The first component of the “Smart Healthcare Device” is a connected LCD touchscreen with built-in speakers and AI personal assistant features through Amazon Alexa. The other half is a small device that takes heart rate, blood pressure peripheral oxygen saturation and other health readings from two fingertips in roughly 60 seconds. According to the company, the system can alert a third party such as a hospital or family member when severe results are detected.
Taiwan’s iWEECARE is showing off a wearable smart patch for body temperature measurement called the Temp Pal that it says is ideal for use either in the hospital or with infants. The lightweight product can transmit its readings wireless for remote monitoring, and according to the company measures within an accuracy of .05 degrees Celsius. It works with a mobile app that updates in real time, pushes alerts for abnormal temperatures and also can be used to document the user’s medication history.
PressureDOT, another Taiwanese company, is showing off its eponymous wireless sensor. The device is either swallowed or inserted into the body via nasogastric tube delivery, where it continuously measures and transmits intra-abdominal pressure, temperature and its own 3D location in real time, according to the company. The signal is received by “a special antenna array,” and can be monitored by doctors during treatment using their mobile device.
Consumer wearables brand Amazfit wheeled out its GTR 2e and GTS 2e smartwatches for the digital show.
Among design features such as a rotatable AMOLED screen, the watches provide 24-hour heart rate monitoring via a PPG optical sensor, blood-oxygen saturation measurements during activity, sleep quality monitoring, stress measurement and an algorithm-driven health assessment tool that translates all of the watch’s readings into a single numbered score. The watches connected to the company’s Zepp app, which wearers can use to get a comprehensive read on the information their smartwatches are collecting.
FallCall Solutions announced that it is rolling out its new tech that can detect if a person falls with a connected personal emergency response system (PERS). Dubbed FallCall Detect, the tool was designed to be able to tell if a fall was high-impact. If this kind of fall is detected, the system can automatically connect to emergency services. When a lower-impact fall happens, the tech can connect to community links.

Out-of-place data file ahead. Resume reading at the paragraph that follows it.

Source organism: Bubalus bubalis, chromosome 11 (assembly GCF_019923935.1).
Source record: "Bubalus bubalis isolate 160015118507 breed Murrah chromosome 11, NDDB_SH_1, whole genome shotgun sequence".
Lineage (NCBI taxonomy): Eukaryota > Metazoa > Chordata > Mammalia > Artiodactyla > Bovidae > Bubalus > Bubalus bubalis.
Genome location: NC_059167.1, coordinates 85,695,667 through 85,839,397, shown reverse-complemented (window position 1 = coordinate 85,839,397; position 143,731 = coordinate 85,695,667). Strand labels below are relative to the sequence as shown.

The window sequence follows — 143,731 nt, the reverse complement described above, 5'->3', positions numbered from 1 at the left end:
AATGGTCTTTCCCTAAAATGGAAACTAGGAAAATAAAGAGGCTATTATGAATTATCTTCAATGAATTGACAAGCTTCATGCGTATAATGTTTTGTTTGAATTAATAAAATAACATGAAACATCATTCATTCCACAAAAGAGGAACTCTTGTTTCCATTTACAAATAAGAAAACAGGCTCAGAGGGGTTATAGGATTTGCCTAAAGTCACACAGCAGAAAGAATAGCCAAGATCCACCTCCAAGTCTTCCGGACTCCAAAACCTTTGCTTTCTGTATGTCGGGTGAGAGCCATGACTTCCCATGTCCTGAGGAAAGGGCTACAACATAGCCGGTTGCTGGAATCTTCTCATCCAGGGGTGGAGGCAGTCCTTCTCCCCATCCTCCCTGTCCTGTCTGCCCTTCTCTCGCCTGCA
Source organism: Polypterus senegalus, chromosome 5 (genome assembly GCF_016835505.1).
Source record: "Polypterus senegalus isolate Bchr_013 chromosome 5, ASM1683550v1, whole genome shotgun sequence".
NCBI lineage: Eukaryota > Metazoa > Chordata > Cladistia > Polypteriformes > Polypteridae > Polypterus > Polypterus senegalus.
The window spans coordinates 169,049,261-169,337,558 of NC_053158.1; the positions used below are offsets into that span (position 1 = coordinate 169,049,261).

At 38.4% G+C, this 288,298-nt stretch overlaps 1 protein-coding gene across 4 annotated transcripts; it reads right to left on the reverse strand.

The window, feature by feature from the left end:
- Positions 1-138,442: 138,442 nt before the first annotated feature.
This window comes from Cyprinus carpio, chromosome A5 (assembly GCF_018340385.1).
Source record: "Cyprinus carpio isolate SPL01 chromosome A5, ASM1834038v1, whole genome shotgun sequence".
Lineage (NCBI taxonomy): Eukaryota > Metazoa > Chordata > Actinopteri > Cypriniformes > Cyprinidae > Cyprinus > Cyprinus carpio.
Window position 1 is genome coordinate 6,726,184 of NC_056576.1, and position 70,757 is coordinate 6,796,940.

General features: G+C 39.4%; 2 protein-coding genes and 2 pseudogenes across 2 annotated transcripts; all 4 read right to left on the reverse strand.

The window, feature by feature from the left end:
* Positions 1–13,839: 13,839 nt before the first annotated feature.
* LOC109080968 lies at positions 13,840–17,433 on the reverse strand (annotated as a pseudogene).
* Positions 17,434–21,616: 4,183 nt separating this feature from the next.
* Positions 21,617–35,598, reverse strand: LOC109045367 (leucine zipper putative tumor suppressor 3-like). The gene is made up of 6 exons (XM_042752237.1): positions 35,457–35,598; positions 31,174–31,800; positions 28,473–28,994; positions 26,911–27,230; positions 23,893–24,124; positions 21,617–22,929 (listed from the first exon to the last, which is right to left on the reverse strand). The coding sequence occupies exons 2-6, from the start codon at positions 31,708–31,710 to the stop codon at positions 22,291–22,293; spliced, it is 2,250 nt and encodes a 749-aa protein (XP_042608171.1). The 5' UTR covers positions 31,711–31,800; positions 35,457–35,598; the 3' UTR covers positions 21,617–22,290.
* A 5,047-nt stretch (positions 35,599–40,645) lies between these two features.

The tech is first going to go live on the Apple Watch app.
“Several older adults I’ve treated for falls owned a medical alert device but didn’t use it. They said it was too bulky, stigmatizing or inconvenient, and they’ve experienced embarrassing false alarms,” FallCall Solutions cofounder Dr. Shea Gregg said in a statement. “By offering simple, safe and smart technology, combined with PERS capabilities on an Apple Watch they already wear, we believe we will have much greater adoption, daily usage and earlier treatment of fall injuries.”
Sosche Industries, best known for its car products, released a new heart rate monitor dubbed the Rhythm+2.0. The tool was designed to be worn as an armband and contains optical sensors that can continuously measure blood flow and body movement.
The waterproof sensor was built on Valencell’s PerformTek biometric sensor. The system is able to pair with smartphones, watches and fitness equipment.
Startup CarePLUS.ai is highlighting a senior care monitoring system that consists of a 360-degree camera mounted to a room’s ceiling, speakers, AI and a user app. The system monitors routine activities to gain an understanding of their behaviors, according to the startup, and within 10 days provides active assistance in the form of meal ordering or accident prevention.